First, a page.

A variety of factors contributed to Theranos’s prolonged public deception, though they’re often summed up by “tech hype.” The company’s founder, Elizabeth Holmes, was a Stanford dropout who dreamed of “making a difference in the world.” Her company was valued at nearly $10 billion. She was hailed as the “next Steve Jobs.”
Blogger and media entrepreneur Anil Dash explains that Theranos successfully drummed up buzz about its faulty products “because the company, its founder and its investors all shielded themselves under the cultural cover of being a glamorous member of the ‘tech industry’ rather than a prosaic medical supplier.”
It’s absurd to refer to companies that specialize in vastly disparate goods and services all under the umbrella of “tech,” Dash argues in a Medium post titled, “There is no ‘technology industry.’” If Theranos had been treated as a blood-testing company rather than a tech company, his argument follows, it would have been under far more scrutiny from day one.
It’s not simply an imprecise description, Dash notes. He emphasizes that this overarching label obscures the reality that there is no such thing as the tech industry, in terms of a common set of regulations for the companies that supposedly exist within it.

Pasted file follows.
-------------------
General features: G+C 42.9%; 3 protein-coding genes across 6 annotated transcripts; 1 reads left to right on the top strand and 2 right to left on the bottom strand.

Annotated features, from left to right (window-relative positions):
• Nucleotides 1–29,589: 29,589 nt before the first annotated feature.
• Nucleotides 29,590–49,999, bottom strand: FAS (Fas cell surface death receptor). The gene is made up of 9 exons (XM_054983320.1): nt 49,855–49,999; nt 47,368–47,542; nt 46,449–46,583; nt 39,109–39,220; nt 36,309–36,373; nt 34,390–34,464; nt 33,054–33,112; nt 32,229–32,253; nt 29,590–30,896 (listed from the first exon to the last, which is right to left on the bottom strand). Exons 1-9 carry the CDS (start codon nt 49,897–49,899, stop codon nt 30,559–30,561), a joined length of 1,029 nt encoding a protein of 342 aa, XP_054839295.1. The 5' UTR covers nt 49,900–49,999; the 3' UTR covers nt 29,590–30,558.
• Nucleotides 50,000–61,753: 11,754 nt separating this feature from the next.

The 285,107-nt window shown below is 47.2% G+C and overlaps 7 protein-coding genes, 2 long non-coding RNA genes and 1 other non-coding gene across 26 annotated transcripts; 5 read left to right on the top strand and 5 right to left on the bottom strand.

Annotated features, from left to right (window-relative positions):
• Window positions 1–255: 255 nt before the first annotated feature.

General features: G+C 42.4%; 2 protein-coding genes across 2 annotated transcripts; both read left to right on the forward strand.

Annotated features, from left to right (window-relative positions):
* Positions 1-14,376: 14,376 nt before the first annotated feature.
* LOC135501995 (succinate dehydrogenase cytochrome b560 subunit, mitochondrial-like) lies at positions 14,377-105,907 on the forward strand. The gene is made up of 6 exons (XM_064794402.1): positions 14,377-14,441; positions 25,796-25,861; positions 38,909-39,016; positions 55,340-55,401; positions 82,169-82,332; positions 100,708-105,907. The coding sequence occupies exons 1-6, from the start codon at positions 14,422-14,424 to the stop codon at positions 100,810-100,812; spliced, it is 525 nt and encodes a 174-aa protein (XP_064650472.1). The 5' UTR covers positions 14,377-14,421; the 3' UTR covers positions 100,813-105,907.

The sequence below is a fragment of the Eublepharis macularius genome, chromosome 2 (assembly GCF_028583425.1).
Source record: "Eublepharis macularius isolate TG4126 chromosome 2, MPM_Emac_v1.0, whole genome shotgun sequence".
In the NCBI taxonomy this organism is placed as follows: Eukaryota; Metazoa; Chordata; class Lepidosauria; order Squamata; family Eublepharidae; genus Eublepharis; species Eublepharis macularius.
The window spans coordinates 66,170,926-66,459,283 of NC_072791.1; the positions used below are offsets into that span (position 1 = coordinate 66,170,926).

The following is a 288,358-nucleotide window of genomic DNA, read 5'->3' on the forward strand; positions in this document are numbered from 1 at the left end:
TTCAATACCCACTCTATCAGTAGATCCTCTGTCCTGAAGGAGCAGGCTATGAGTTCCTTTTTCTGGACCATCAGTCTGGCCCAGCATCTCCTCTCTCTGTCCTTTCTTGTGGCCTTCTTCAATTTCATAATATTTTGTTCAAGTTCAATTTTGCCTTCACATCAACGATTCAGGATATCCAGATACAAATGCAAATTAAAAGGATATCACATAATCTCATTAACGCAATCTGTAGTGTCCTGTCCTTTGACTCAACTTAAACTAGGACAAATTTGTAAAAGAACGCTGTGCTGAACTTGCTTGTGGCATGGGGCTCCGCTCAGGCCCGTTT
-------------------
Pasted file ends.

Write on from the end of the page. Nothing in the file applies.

“Mature industries develop their own regulatory frameworks, their own systems for self-regulation, and their own standards for monitoring transgressions within the industry,” Dash writes. “Today, tech as an industry is almost completely lacking in all of these areas.”
In other words, a “tech company” in pursuit of “disruption” is not exempt from the law. See: Uber and its disregard for background checks based on its self-designation as a technology company rather than a taxi service.
Obviously Dash is not the first to make the argument that the tech industry is a misnomer for a nonexistent collective. In a May 2012 Slate piece, “It's Official: There's No Such Thing as a Tech Company,” journalist Matt Yglesias wrote of Apple and Amazon, “they're in different lines of business, so there's no ex ante reason to expect them to [be] valued in a similar way.”
In March 2013, reporter David Yanofsky wrote in Quartz, “To stay competitive in today’s marketplaces, every company, by the current standard, could be called a tech company, which of course, is another way of saying that none of them should be.”
Yet in the third quarter of 2016, the phrase “tech industry” persists, as companies continue to incorporate technology, in the broadest most literal sense of the word, into their business operations and consumer products. Now that technology is omnipresent, it’s time to start conceiving of tech companies based on their sub-industries -- transportation, information, food and beverage -- and impose restrictions on them based on the specific services they provide.
Every company occupies the “business” space, but society does not treat all of these companies as though they exist on the same plane. The same should be true of “tech.” Embrace the reality that your company is more than a “tech company” and establish what differentiates you from all of the tech startup bandwagoners out there.